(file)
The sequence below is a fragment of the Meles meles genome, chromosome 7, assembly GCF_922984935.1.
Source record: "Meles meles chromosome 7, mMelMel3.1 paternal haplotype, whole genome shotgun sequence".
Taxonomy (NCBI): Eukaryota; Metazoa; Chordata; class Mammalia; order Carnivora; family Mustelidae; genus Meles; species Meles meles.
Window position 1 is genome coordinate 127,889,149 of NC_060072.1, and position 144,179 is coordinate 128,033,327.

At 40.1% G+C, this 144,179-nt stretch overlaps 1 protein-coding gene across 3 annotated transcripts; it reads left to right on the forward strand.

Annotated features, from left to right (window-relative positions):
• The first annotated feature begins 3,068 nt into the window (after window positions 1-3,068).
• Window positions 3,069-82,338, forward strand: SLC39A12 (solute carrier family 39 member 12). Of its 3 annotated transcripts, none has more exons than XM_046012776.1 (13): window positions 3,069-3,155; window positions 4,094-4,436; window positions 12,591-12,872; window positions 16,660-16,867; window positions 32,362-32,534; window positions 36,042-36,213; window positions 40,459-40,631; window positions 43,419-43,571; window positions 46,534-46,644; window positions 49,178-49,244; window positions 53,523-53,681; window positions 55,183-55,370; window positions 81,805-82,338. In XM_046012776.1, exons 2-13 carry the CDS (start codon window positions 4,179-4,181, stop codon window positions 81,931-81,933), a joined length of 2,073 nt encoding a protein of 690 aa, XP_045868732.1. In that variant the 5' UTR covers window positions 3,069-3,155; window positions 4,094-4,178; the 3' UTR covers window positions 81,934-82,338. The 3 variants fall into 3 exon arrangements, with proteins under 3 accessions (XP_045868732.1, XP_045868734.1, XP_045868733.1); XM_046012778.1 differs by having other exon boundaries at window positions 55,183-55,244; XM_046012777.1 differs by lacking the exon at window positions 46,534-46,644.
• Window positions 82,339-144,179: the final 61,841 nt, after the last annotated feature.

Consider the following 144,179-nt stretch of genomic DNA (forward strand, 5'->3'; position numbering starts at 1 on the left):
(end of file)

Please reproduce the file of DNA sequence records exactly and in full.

The sequence below is a fragment of the Meles meles genome, chromosome 7, assembly GCF_922984935.1.
Source record: "Meles meles chromosome 7, mMelMel3.1 paternal haplotype, whole genome shotgun sequence".
Taxonomy (NCBI): Eukaryota; Metazoa; Chordata; class Mammalia; order Carnivora; family Mustelidae; genus Meles; species Meles meles.
Window position 1 is genome coordinate 127,889,149 of NC_060072.1, and position 144,179 is coordinate 128,033,327.

At 40.1% G+C, this 144,179-nt stretch overlaps 1 protein-coding gene across 3 annotated transcripts; it reads left to right on the forward strand.

Annotated features, from left to right (window-relative positions):
• The first annotated feature begins 3,068 nt into the window (after window positions 1-3,068).
• Window positions 3,069-82,338, forward strand: SLC39A12 (solute carrier family 39 member 12). Of its 3 annotated transcripts, none has more exons than XM_046012776.1 (13): window positions 3,069-3,155; window positions 4,094-4,436; window positions 12,591-12,872; window positions 16,660-16,867; window positions 32,362-32,534; window positions 36,042-36,213; window positions 40,459-40,631; window positions 43,419-43,571; window positions 46,534-46,644; window positions 49,178-49,244; window positions 53,523-53,681; window positions 55,183-55,370; window positions 81,805-82,338. In XM_046012776.1, exons 2-13 carry the CDS (start codon window positions 4,179-4,181, stop codon window positions 81,931-81,933), a joined length of 2,073 nt encoding a protein of 690 aa, XP_045868732.1. In that variant the 5' UTR covers window positions 3,069-3,155; window positions 4,094-4,178; the 3' UTR covers window positions 81,934-82,338. The 3 variants fall into 3 exon arrangements, with proteins under 3 accessions (XP_045868732.1, XP_045868734.1, XP_045868733.1); XM_046012778.1 differs by having other exon boundaries at window positions 55,183-55,244; XM_046012777.1 differs by lacking the exon at window positions 46,534-46,644.
• Window positions 82,339-144,179: the final 61,841 nt, after the last annotated feature.

Consider the following 144,179-nt stretch of genomic DNA (forward strand, 5'->3'; position numbering starts at 1 on the left):